• antioxidant enzymes;
  • hippocampus;
  • IL-1β;
  • LTP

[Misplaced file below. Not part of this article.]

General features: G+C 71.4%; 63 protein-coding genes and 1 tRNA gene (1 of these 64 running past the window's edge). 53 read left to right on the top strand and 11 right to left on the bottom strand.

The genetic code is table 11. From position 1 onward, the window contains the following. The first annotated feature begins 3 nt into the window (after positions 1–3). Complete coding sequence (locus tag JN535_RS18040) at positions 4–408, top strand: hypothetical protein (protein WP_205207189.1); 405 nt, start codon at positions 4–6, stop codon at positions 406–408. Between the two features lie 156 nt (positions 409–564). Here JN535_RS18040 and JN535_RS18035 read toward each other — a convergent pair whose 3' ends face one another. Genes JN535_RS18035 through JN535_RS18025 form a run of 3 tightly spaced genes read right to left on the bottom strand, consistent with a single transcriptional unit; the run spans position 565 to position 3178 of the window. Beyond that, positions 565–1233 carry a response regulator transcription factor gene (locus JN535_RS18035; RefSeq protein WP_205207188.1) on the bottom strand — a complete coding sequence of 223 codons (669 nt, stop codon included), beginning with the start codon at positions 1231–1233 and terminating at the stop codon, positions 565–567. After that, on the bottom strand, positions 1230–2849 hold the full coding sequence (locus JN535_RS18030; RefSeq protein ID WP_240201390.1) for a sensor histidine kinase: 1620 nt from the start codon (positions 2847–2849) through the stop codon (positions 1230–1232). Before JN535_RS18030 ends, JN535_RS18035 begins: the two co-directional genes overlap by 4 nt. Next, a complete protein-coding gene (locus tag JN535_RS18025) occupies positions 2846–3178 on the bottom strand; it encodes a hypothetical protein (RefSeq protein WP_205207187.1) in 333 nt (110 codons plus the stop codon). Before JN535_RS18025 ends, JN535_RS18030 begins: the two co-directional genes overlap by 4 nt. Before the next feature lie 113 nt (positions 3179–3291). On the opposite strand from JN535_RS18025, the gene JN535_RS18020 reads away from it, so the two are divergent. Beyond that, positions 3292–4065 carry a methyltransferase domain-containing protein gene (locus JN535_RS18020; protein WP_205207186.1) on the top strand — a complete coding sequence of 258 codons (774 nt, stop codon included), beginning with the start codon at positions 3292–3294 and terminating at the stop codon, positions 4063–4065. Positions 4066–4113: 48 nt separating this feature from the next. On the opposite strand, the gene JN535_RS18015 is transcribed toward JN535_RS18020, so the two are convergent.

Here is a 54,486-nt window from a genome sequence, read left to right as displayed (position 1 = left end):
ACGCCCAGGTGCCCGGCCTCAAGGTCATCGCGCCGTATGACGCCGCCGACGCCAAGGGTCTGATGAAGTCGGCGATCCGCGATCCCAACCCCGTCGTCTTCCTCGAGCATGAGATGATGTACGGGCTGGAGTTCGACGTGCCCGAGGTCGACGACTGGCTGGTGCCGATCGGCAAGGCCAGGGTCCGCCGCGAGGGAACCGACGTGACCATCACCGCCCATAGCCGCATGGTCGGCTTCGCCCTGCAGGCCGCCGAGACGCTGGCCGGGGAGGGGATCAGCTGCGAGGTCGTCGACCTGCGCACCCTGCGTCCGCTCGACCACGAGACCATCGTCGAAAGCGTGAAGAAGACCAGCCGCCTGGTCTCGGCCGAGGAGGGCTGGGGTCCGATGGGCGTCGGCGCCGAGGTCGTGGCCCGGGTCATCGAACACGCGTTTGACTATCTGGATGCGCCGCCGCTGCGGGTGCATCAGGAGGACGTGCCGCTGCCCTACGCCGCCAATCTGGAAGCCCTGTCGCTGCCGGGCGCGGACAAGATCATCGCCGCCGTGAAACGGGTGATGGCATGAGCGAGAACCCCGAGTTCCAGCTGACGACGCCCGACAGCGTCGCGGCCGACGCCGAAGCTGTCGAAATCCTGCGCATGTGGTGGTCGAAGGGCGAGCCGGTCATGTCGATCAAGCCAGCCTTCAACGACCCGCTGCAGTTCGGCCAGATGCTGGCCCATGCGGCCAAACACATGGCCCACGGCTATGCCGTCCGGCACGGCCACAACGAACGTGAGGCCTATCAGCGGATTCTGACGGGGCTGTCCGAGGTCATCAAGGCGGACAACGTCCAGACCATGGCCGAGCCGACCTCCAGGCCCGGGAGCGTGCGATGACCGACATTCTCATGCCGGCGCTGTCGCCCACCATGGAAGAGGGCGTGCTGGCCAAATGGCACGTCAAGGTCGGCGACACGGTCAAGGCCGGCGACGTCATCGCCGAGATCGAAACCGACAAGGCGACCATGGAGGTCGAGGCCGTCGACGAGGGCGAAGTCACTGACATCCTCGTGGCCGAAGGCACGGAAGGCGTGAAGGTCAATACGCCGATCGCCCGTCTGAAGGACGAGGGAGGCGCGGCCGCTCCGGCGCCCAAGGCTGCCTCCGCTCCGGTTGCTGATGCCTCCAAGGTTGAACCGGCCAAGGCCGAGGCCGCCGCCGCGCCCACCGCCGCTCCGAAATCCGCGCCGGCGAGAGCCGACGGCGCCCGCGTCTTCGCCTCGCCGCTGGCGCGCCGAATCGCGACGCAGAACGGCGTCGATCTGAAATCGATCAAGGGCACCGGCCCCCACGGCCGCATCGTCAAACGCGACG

Long-term potentiation (LTP) in both area CA1 and the dentate gyrus is attenuated by stress and the evidence is consistent with the view that this is a consequence of increased activation of glucocorticoid receptors, in the hippocampus, following the stress-induced increase in circulating corticosterone. It has been shown that expression of the pro-inflammatory cytokine, interleukin-1β (IL-1β), is increased in hippocampus in response to stress; this finding together with the observation that IL-1β exerts an inhibitory effect on LTP, suggests that IL-1β may play a key role in mediating this inhibitory effect of stress on LTP. In this study, we explore this possibility and report that stress is also associated with increased reactive oxygen species production. The evidence presented supports the view that this is secondary to the stress-induced increase in IL-1β concentration, as IL-1β increased activity of superoxide dismutase and increased reactive oxygen species accumulation in hippocampus in vitro. We report that the inhibitory effect of stress on LTP is mimicked by H2O2, which increases reactive oxygen species accumulation, and by IL-1β, the effect of which is overcome by the antioxidant, phenylarsine oxide. The hypothesis that the stress-induced increase in reactive oxygen species production may underlie the suppression of LTP is further supported by the finding that the effect of stress is abrogated by dietary manipulation with antioxidant vitamins E and C.